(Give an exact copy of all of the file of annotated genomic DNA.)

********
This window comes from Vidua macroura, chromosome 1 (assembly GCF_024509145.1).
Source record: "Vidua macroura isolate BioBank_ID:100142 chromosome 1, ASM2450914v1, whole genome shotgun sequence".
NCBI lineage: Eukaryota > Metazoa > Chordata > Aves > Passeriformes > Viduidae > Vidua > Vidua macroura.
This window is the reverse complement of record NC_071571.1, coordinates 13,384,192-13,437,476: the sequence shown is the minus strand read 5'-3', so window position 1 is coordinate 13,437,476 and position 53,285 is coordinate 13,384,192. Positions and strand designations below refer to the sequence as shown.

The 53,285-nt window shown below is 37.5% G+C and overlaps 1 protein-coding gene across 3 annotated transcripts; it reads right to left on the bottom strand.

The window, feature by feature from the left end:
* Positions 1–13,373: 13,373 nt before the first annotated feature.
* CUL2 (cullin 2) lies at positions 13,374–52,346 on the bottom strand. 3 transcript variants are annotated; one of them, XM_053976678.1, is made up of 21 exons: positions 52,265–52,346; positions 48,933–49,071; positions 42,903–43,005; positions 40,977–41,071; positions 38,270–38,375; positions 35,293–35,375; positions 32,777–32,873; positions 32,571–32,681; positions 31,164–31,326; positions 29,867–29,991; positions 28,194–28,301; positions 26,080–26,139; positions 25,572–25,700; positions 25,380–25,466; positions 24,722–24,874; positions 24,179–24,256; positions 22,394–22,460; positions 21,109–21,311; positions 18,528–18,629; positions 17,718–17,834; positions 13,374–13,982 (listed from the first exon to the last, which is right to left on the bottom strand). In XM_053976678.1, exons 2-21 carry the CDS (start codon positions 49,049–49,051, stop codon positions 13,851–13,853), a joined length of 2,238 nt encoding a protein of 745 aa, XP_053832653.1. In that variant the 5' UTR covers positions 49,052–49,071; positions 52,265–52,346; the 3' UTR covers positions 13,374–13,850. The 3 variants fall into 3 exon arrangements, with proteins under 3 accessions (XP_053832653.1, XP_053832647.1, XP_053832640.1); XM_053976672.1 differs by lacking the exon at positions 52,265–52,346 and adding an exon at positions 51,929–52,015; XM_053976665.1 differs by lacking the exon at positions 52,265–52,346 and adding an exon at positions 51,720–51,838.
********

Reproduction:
This window comes from Vidua macroura, chromosome 1 (assembly GCF_024509145.1).
Source record: "Vidua macroura isolate BioBank_ID:100142 chromosome 1, ASM2450914v1, whole genome shotgun sequence".
NCBI lineage: Eukaryota > Metazoa > Chordata > Aves > Passeriformes > Viduidae > Vidua > Vidua macroura.
This window is the reverse complement of record NC_071571.1, coordinates 13,384,192-13,437,476: the sequence shown is the minus strand read 5'-3', so window position 1 is coordinate 13,437,476 and position 53,285 is coordinate 13,384,192. Positions and strand designations below refer to the sequence as shown.

The 53,285-nt window shown below is 37.5% G+C and overlaps 1 protein-coding gene across 3 annotated transcripts; it reads right to left on the bottom strand.

The window, feature by feature from the left end:
* Positions 1–13,373: 13,373 nt before the first annotated feature.
* CUL2 (cullin 2) lies at positions 13,374–52,346 on the bottom strand. 3 transcript variants are annotated; one of them, XM_053976678.1, is made up of 21 exons: positions 52,265–52,346; positions 48,933–49,071; positions 42,903–43,005; positions 40,977–41,071; positions 38,270–38,375; positions 35,293–35,375; positions 32,777–32,873; positions 32,571–32,681; positions 31,164–31,326; positions 29,867–29,991; positions 28,194–28,301; positions 26,080–26,139; positions 25,572–25,700; positions 25,380–25,466; positions 24,722–24,874; positions 24,179–24,256; positions 22,394–22,460; positions 21,109–21,311; positions 18,528–18,629; positions 17,718–17,834; positions 13,374–13,982 (listed from the first exon to the last, which is right to left on the bottom strand). In XM_053976678.1, exons 2-21 carry the CDS (start codon positions 49,049–49,051, stop codon positions 13,851–13,853), a joined length of 2,238 nt encoding a protein of 745 aa, XP_053832653.1. In that variant the 5' UTR covers positions 49,052–49,071; positions 52,265–52,346; the 3' UTR covers positions 13,374–13,850. The 3 variants fall into 3 exon arrangements, with proteins under 3 accessions (XP_053832653.1, XP_053832647.1, XP_053832640.1); XM_053976672.1 differs by lacking the exon at positions 52,265–52,346 and adding an exon at positions 51,929–52,015; XM_053976665.1 differs by lacking the exon at positions 52,265–52,346 and adding an exon at positions 51,720–51,838.